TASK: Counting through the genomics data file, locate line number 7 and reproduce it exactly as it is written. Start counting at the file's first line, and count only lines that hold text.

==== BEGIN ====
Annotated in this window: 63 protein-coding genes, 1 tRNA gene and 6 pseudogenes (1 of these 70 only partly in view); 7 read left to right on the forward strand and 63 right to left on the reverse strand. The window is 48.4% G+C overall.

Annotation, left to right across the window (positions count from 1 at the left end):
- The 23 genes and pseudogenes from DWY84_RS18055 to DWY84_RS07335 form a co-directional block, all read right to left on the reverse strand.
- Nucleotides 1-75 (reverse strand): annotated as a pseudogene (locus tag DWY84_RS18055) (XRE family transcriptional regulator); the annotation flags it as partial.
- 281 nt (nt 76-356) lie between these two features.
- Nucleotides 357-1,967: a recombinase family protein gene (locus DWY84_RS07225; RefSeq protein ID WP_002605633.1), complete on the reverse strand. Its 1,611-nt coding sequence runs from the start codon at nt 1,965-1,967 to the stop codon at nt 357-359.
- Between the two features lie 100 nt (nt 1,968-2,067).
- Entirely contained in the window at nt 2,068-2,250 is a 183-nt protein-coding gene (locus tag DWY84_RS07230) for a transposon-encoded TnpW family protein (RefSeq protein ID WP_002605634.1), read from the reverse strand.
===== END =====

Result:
- Between the two features lie 100 nt (nt 1,968-2,067).